The Killers’ “Imploding the Mirage” has a sense of a band scrabbling to find their identity

The group's sixth studio album has moments that remind you why they have made it this far, but it lacks personality.

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In the Noughties, the Killers made a lot of sense. The four-piece rock band began playing together in Las Vegas early that decade. In 2004 they released their debut, Hot Fuss, an album of punchy, hooky singles that captured the nostalgia and glamour of the new millennium, held together by the Freddie Mercury-meets-Morrissey vocals of the frontman Brandon Flowers. It has since sold more than seven million copies worldwide.

As the Killers’ career has progressed – with achievements including a headline set at Glastonbury 2019 – their role in the musical landscape has become less clear. Their specific brand of new-wave post-punk, which is accompanied visually by unironic leather jackets or white two-piece suits, has lost its relevance in a music scene that has largely moved on. And so their sixth album, Imploding the Mirage, released on 21 August, gives a sense of a band scrabbling to find their own identity.

In one sense, Imploding the Mirage does take the Killers in a new direction. Lead guitarist Dave Keuning has been on hiatus since the release of their last album Wonderful Wonderful in 2017, in part due to creative frustration. As a result, for the first time the Killers have found themselves in collaboration with the producer Shawn Everett (known for his work with Beck and the rock band the War on Drugs) and Jonathan Rado, one half of indie duo Foxygen.

Though meandering instrumental melodies lend a softness to “Dying Breed” and “Running Towards A Place”, they also dilute the somewhat limited sense of purpose on Imploding the Mirage, which is seductive for its kaleidoscopic, expansive nature, but lacks urgency. The lead single “Caution” features Lindsey Buckingham, of Fleetwood Mac fame, and his cameo stands out in an album generally lacking in the spangly guitar that once gave the Killers’ glitzy  Nevada soundscapes edge. Buckingham’s guitar solo is a redeeming finale in a track that has emotionally bitten off more than  it can chew: it sets up life-affirming melodies that are too meticulously crafted, and fall flat. It’s a little vague lyrically, too, weaving a trite yarn about a “pretty girl” getting “out of this town”, and – remarkably, given it’s only track four – making the second reference to “white trash” of the album so far.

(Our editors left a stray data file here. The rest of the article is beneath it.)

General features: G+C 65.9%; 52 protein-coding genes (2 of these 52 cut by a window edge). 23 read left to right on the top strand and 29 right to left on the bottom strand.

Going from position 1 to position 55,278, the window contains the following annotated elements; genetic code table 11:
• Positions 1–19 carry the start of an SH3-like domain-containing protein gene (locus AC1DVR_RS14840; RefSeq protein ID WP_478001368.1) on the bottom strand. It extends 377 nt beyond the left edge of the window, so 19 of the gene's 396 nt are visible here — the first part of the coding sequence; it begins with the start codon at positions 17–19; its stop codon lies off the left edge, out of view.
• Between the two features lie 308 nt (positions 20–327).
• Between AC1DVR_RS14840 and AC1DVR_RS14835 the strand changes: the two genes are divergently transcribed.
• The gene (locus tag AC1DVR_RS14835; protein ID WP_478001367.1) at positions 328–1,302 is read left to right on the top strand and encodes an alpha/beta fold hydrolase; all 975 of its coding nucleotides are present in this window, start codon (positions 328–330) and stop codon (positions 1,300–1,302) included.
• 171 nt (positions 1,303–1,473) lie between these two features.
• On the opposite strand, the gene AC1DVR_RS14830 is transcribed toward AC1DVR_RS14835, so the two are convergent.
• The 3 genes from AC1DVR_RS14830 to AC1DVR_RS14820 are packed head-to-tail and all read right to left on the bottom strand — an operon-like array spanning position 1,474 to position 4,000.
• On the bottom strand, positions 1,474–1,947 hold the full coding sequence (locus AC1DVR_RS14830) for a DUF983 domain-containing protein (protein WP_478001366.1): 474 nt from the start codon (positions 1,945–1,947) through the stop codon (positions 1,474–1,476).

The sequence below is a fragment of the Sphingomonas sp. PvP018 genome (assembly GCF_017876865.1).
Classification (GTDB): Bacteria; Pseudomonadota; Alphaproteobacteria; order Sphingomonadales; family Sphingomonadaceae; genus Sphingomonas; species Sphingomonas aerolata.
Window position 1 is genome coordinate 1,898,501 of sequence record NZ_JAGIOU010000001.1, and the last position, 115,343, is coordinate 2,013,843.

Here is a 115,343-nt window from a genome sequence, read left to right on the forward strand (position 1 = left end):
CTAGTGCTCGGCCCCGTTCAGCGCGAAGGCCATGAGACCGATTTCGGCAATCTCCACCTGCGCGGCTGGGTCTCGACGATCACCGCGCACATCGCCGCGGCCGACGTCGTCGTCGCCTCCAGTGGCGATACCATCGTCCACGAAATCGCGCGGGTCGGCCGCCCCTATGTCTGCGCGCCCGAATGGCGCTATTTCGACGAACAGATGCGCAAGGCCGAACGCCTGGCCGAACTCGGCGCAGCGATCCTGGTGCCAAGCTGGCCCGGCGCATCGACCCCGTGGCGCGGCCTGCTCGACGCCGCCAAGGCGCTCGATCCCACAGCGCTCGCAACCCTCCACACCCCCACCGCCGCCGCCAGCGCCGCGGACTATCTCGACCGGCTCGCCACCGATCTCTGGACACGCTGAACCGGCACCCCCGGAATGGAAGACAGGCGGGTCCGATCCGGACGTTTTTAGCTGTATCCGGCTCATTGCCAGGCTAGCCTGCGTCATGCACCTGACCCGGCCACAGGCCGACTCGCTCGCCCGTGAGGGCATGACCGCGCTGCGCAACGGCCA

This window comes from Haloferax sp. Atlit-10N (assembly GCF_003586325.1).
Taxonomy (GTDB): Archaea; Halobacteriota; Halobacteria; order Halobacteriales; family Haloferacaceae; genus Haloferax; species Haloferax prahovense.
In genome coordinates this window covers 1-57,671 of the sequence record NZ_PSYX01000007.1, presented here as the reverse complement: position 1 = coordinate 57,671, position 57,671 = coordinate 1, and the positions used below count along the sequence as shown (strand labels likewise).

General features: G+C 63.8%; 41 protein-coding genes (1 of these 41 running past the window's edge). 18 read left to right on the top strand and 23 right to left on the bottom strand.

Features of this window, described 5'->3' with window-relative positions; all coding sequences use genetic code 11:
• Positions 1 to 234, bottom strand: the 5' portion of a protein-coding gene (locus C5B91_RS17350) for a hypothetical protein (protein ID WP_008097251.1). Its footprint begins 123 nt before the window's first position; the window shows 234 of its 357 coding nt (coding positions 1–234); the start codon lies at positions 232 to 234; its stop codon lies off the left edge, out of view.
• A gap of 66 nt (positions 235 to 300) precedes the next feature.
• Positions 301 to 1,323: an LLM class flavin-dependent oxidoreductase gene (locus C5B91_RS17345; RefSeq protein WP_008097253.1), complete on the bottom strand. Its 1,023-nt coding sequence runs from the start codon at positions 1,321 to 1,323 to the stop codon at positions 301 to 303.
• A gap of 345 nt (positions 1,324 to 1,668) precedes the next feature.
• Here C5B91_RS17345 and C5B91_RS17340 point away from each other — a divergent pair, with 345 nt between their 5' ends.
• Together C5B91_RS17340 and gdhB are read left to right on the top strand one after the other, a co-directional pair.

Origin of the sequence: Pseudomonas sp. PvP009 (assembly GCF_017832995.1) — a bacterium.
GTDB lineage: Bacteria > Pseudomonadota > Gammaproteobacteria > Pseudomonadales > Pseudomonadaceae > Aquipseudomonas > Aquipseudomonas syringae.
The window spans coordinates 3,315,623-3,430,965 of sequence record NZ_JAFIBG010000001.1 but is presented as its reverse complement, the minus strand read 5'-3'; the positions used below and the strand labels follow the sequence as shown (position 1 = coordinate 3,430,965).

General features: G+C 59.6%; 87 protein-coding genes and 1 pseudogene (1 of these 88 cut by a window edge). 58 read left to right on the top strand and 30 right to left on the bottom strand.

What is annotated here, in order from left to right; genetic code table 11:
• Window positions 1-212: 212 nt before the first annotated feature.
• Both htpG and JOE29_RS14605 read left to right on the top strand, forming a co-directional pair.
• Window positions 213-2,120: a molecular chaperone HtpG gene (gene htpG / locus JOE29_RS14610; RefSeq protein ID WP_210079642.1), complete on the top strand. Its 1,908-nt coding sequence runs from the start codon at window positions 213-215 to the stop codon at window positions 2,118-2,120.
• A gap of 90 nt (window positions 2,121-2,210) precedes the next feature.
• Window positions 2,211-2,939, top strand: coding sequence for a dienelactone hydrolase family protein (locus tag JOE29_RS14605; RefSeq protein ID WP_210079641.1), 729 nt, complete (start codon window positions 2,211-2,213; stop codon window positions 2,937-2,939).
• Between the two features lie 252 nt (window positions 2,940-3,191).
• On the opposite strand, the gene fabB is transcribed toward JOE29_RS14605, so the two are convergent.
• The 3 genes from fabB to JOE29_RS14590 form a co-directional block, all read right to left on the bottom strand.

Much more satisfying are the second single and opening track “My Own Soul’s Warning”, the fast-paced and insistent “Dying Breed”, and the energetic “My God”, which possess the sparkle and rhythmic propulsion that underpins the Killers’ most successful songs. All begin with pared-back instrumentation and then explode, adding pounding drums and bass guitar. “My God” in particular discovers musical ideas that are new to the Killers, welcome after three consecutive albums of high-shine indie rock. The chorus does not resort to a soaring melody to assert itself, and features backing vocals (from Jess Wolfe and Holly Laessig of the indie-pop group Lucius) that sit an octave above Flowers’s voice, recalling the more baroque sound of the Canadian band Arcade Fire. The song’s title lyric is also given strength with a sudden slowing of pace and full-band hits on each word. Stalling the rhythm for emphasis is a device the Killers have used before (including on their most famous line, “Coming out of my cage and I’ve been doing just fine”), but it works again here.

The Killers have played more than 100 live shows a year since 2008, and it’s obvious they write to fill a stadium. Unfortunately, the formula of synth-and-guitar texture plus explosive chorus can become exhausting. Imploding the Mirage loses momentum in its middle section when too many of these booming soundscapes run into one another. “Lightning Fields” is a song carried by Flowers’s impassioned vocal. It would no doubt reverberate pleasantly through a big festival crowd at sunset, but its purpose at this point in the album is unclear.

It is followed by “Fire In Bone”, which has the swagger that distinguishes the Killers from their self-deprecating British indie counterparts (such as Razorlight or the Kooks), but its settled mood sits uneasily with a band whose greatest attribute is their ability to intone anguish. Similarly, when later in the record they attempt a loping calypso verse in “When The Dreams Run Dry” it feels jarring. Incongruity becomes chaos when this is followed with another glam-rock belting chorus, like Queen mixed with The Lion King 2.

Imploding the Mirage has moments that remind you why the Killers have made it to their sixth album: frustratingly, it has the blueprint of something big, but ultimately lacks personality. In attempting to capitalise on the youthful exhilaration that characterised their early work, they have undermined it. “Mr Brightside” – a song that unites in exuberance teenagers, middle-aged dads and coked-up 20-somethings – has become a classic because of its urgency and life-force. It filled stadiums by accident. But that was a long time ago. 

“Imploding the Mirage” is out on EMI on 21 August

Imploding the Mirage 
The Killers

Emily Bootle is the New Statesman’s editorial assistant.

This article appears in the 21 August 2020 issue of the New Statesman, Failed

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